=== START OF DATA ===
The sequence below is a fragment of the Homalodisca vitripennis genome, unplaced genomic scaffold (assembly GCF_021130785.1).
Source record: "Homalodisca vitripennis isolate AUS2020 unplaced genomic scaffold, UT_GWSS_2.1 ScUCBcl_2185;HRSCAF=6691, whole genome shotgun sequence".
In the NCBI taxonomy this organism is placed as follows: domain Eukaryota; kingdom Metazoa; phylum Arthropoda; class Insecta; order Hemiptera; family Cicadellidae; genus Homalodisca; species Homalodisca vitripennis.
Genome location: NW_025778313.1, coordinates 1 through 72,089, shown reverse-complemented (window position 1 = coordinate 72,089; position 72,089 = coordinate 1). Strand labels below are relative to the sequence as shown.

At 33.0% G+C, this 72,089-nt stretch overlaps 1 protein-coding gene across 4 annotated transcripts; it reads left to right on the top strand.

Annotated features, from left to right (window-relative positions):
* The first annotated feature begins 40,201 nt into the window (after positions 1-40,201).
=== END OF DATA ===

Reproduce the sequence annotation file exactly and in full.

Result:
The sequence below is a fragment of the Homalodisca vitripennis genome, unplaced genomic scaffold (assembly GCF_021130785.1).
Source record: "Homalodisca vitripennis isolate AUS2020 unplaced genomic scaffold, UT_GWSS_2.1 ScUCBcl_2185;HRSCAF=6691, whole genome shotgun sequence".
In the NCBI taxonomy this organism is placed as follows: domain Eukaryota; kingdom Metazoa; phylum Arthropoda; class Insecta; order Hemiptera; family Cicadellidae; genus Homalodisca; species Homalodisca vitripennis.
Genome location: NW_025778313.1, coordinates 1 through 72,089, shown reverse-complemented (window position 1 = coordinate 72,089; position 72,089 = coordinate 1). Strand labels below are relative to the sequence as shown.

At 33.0% G+C, this 72,089-nt stretch overlaps 1 protein-coding gene across 4 annotated transcripts; it reads left to right on the top strand.

Annotated features, from left to right (window-relative positions):
* The first annotated feature begins 40,201 nt into the window (after positions 1-40,201).